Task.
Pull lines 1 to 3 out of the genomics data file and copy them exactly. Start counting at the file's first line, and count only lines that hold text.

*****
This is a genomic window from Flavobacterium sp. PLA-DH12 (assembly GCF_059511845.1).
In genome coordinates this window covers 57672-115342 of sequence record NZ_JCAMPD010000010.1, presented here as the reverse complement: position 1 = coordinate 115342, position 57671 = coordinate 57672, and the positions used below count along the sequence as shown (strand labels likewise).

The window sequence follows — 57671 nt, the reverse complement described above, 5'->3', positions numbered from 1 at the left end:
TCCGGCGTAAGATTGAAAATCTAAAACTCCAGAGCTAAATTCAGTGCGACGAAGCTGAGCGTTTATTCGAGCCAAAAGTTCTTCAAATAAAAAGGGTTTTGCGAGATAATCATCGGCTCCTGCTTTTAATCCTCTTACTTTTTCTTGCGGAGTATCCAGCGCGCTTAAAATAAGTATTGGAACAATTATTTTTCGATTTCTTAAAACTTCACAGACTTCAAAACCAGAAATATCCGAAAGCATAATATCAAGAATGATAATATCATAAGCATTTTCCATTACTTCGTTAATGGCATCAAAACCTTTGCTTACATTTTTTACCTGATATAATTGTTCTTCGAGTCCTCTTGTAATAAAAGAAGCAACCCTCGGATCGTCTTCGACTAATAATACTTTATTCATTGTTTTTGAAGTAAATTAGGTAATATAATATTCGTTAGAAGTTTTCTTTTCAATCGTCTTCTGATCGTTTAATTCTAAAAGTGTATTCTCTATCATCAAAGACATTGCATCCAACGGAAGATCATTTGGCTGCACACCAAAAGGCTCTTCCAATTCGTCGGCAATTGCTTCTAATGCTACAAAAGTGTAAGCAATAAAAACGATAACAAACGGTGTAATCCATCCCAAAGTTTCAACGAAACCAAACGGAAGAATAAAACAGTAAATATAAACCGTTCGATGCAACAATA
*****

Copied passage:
This is a genomic window from Flavobacterium sp. PLA-DH12 (assembly GCF_059511845.1).
In genome coordinates this window covers 57672-115342 of sequence record NZ_JCAMPD010000010.1, presented here as the reverse complement: position 1 = coordinate 115342, position 57671 = coordinate 57672, and the positions used below count along the sequence as shown (strand labels likewise).

The window sequence follows — 57671 nt, the reverse complement described above, 5'->3', positions numbered from 1 at the left end: